"Dealer cost" isn't necessarily the same for all dealers. Some buy through distributors, some get better deals due to quantity, etc. Dell may buy for $4k, while the rest of the world buys for $5k. It happens. Best Buy and Circuit City don't necessarily pay the exact same price for that 32" Sony TV.
I know what the Panasonic's wholesale pricing is, and even I'm confused by what's going on with the retail pricing of this unit. Take it from me, oferlaor, the margins are very, very thin at the numbers that have been thrown around on this thread. Dell clearly gets a quantity price break (but it isn't huge and the credit card discount further eats into some of that) as I'm sure they order several hundred units at a time. But that's not true for all the rest of the vendors, whether they're buying from Panasonic direct or through distributors (the prices from either source aren't much different, frankly).
Why any retailer (including Dell) would want to be exposed for several thousand dollars just to make a few hundred dollars is beyond me. But the guy who takes the cake is the brick and mortar retailer xorcist refers to. I can only assume that:
1. He's insane and likes making 10 cents; or 2. Like Dell, he buys huge qualities (highly unlikely); or 3. He was selling his "demo" unit and had a bit more room to maneuver; or 4. There's more to this story than xorcist is telling us -- as in, xorcist purchased other items, or install services at the same time or in the past and the dealer made it up on those transactions, or xorcist traded something and the trade was undervalued to make up for the lack of margin on the Panasonic; or 5. The dealer just wanted to get rid of it because he was dissolving his relationship with Panasonic, or he needed to raise cash, or he was going out of business or moving and didn't want to take the unit with him; or 6. The dealer didn't want to hold on to the unit because it had been previously returned for repair, or had a dead pixel, or a noisy fan.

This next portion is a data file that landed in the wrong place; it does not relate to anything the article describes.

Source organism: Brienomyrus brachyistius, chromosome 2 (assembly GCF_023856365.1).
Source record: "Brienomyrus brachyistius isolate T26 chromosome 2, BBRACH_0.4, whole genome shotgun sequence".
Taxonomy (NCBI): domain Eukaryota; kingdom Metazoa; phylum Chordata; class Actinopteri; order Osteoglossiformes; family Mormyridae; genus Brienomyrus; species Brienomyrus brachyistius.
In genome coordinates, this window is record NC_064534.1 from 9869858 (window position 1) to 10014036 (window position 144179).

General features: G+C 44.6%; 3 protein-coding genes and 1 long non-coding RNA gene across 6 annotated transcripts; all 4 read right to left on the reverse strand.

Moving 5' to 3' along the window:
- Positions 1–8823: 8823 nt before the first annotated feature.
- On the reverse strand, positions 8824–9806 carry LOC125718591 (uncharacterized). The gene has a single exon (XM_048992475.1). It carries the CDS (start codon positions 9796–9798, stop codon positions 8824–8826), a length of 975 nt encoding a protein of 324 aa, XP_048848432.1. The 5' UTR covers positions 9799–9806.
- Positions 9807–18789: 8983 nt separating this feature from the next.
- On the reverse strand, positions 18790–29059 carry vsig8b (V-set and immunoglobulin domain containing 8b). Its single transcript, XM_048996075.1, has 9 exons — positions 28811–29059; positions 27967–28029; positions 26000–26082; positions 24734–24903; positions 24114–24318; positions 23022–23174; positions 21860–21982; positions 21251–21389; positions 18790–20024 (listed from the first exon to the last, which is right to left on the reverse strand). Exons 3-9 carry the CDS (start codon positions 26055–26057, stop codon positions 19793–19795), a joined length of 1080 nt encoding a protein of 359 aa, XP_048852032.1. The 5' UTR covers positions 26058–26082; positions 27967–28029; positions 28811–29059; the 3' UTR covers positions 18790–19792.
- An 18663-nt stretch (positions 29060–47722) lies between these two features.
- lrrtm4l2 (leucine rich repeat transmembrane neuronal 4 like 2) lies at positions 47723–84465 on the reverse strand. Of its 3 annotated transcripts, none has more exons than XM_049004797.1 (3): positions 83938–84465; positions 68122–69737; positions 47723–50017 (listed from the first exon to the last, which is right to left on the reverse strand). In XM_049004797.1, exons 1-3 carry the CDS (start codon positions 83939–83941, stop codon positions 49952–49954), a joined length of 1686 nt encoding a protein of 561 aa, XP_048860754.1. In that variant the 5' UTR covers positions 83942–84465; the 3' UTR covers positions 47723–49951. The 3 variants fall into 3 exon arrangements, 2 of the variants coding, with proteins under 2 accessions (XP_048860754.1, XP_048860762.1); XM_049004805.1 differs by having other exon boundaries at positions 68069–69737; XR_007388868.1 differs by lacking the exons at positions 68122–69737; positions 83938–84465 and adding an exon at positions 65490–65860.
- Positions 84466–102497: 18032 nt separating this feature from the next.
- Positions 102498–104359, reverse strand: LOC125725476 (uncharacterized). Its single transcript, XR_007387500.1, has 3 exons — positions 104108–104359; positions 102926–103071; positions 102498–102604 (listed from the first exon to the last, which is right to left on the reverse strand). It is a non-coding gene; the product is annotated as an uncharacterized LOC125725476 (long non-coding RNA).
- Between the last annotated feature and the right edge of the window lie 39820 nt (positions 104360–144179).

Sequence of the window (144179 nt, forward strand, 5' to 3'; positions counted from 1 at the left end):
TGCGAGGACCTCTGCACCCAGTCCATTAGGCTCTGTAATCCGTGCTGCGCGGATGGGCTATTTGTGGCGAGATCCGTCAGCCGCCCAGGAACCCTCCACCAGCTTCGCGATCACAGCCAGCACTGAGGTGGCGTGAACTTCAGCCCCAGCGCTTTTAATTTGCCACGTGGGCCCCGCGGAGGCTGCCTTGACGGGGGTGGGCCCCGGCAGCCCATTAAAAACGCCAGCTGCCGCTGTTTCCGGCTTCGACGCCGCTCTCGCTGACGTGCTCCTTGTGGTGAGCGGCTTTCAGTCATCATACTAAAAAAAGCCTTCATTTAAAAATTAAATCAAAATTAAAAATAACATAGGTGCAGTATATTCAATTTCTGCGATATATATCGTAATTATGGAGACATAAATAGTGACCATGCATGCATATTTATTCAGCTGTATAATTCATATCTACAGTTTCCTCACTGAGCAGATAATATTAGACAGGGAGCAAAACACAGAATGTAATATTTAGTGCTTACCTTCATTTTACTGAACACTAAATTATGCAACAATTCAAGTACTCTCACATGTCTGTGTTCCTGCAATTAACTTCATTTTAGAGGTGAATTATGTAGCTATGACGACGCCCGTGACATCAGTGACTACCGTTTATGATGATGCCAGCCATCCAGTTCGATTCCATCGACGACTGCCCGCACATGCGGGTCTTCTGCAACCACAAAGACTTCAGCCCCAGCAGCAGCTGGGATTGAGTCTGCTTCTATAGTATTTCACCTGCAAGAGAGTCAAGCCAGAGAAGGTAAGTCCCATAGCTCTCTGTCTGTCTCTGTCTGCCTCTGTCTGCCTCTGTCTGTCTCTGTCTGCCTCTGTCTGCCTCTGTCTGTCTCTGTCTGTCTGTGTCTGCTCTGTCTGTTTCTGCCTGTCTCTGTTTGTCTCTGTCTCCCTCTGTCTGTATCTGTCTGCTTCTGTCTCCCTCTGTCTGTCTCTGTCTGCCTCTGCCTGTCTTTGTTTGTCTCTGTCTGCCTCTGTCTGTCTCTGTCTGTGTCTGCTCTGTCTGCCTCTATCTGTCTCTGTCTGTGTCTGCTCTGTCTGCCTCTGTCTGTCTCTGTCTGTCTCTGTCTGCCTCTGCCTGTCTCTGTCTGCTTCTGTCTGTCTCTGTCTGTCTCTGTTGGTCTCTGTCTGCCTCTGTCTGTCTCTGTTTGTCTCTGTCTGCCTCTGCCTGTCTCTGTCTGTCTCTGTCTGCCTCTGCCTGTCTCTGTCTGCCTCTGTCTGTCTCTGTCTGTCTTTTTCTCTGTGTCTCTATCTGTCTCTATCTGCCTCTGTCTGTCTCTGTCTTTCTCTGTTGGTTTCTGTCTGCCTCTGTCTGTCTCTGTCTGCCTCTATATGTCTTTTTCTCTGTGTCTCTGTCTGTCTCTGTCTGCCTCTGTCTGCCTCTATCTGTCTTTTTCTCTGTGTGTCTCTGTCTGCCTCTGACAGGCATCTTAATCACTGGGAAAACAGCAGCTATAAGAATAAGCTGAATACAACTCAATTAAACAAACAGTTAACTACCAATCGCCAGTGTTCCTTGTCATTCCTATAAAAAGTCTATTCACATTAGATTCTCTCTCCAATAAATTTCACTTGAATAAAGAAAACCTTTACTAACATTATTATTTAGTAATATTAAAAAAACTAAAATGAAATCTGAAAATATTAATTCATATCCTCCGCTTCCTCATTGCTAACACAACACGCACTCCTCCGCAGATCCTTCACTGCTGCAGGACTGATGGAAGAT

Whatever the reason, the price is almost too good to be true. Perhaps xorcist will kick in with additional information.
Unfortunately most of the above responses were not answering your direct question - excuse me, but the keyword was 'KNOW'. I know what it was last month via the largest wholeseller in the country. It is (or was) within $407.86 of the average of the above responses.
Maybe a more important question would have been 'How many buyers negotiated a different price than advertised?'
PF (Paul) and I have discussed pricing a little in the past and I, like him, am perplexed at some of the deals out there. But, I too am convinced that there must be different pricing structures. Not good for the Ma and Pa shops out there. And I agree with Paul, at least in context, why a brick and mortar store would try to compete with internet sales!!!
If you can buy one for $5100 - $5300 and get it delivered safely, I feel you made a reasonable deal, it is worth it. I think the saying goes something like this 'Shop it to death, and/or wait for price reductions = -($ few hundred maybe), vs. Buy it now and start enjoying the experience, price = "Priceless"'
Complicated question trying to guess why the price of goods arrives at where it does in different outlets but just a couple of thoughts.
I think it was Ofer LaOr who reckoned dealers are making big margins on plasma - I wonder what everyone would consider a fair margin?
The variations in pricing reflect a very fragmented and sometimes confusing supply chain - remember 'Big Co USA division' is a separate company from 'Big Co Head Office' in Japan and when the going gets tough if the managers at Big Co USA are not seeing inventory shift they panic and will take big orders at cut down prices from cash rich companies happy to make a few (5-7) percent.
I suppose 5-7 % of 1000 sales at $4500.00 is an OK return on your capital outlay.
I wonder also if Ofer LaOr considers how many sales at big margins a dealer has to make to cover the cost of dem stock - usually sold off at very reduced prices, In today's market I may have up to six panels on dem and a few in stock - a fair outlay of capital.
To cover the buy price of a typical 42" panel for dem stock I will have to sell between 6 and 8 units before I am into profit! And when I have to keep a range of panels in stock you can soon see how many panels you have to sell and why the temptation to cut prices if kit is not shifting.
Unless as someone else pointed out I have a strong customer base who are willing to pay above the norm for quality of service!!!!
Not a thought through argument really just some thinking out loud.
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